All you’ve heard about Estonia is true
Steady row, far you’ll go — Estonia kicks butt in the digital revolution and is a safe haven for founders hungry for success!
In this blog article I will give a short introduction to Estonia and why it’s the hub for up and coming startups. I will also discuss some flagship startups in the logistics field and give a hint to all of those struggling to find a way to found a startup. In the next article, I will give an overview and some highlights of the Latitude59 tech conference and the most engaging keynotes and discussions. The last article in this series will feature some startups and their founders who were at Latitude59: Luke Seelenbinder from Stadia Maps, Kunehito Nakahara from Souco, Merit Valdsalu from StandByMate and Juan Borras from Outvio.
Monetized skills and big bucks in Estonia
On the 24th — 25th of May, I visited my hometown Tallinn to take a glance at Estonia’s startup scene at it’s flagship startup and tech conference Latitude59 at Kultuurikatel aka Tallinn Creative Hub. The two days consisted of intense discussions and talks about digital security, AI, foundership, building 21st century companies and of course the mandatory tech conference pitch round.
Various startups had set up their booths to introduce newest digital and technological solutions such as augmented reality software development by Operose, service platform for seafarers by StandByMate and worldwide shipping without couriers by Outivio to highlight a few, the world’s fastest folding electric vehicle Stigo had their little bikes buzzing around the venue. No international conference in Estonia is possible without a display booth for the e-residency program and its advantages for internationals looking to found in Estonia. So what makes Estonia so interesting for founders and what gives edge to the tiny post-soviet country that made headlines in the tech and digital scene of the millenium?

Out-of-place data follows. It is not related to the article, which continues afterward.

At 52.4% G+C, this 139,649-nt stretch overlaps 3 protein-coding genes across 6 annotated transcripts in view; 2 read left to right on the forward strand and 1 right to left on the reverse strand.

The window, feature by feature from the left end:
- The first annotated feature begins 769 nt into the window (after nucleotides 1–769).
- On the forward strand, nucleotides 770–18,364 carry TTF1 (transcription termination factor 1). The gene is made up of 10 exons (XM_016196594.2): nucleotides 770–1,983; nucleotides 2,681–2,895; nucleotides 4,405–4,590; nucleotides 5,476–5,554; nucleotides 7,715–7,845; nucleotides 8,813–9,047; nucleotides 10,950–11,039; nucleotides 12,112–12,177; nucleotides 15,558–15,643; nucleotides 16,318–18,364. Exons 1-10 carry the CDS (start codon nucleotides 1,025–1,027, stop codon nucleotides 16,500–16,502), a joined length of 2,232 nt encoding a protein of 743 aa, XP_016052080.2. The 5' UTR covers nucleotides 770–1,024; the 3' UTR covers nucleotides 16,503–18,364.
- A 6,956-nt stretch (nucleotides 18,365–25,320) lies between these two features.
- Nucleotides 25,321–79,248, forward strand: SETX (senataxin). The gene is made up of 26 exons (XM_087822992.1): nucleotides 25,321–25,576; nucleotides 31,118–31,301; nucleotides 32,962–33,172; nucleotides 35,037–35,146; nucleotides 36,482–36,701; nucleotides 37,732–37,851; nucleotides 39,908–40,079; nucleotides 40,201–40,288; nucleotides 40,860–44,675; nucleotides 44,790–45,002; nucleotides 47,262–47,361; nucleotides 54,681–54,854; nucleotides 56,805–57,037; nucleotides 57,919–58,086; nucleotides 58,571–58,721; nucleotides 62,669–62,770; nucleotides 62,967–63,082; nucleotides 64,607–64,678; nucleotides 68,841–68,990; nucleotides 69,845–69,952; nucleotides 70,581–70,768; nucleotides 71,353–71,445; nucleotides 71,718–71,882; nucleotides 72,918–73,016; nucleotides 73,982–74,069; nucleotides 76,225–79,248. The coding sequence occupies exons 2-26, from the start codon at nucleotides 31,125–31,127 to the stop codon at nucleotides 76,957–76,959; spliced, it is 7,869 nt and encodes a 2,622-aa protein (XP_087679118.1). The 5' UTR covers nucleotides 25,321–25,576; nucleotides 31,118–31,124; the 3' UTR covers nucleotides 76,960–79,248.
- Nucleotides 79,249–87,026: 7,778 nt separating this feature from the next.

Estonia, e-Estonia and the startup ecosystem
Estonia is a small country in Northern Europe, and it is mostly known for the Singing Festival, the large percentage of population who do not define as religious, digital services such as Skype and TransferWise, free public transportation, and genius technical and digital solutions for banking, taxes, voting, e-commerce, education and anything else you can think of, that makes you stand in a queue in Germany for at least a good half of your morning. Its citizens take pride in the velocity of business and bureaucracy in the 1.3 Million recently announced Scandinavian country on the coast of the Baltic sea.
The 0% income tax on retained or reinvested profits and innovative e-services makes Estonia especially attractive for startups.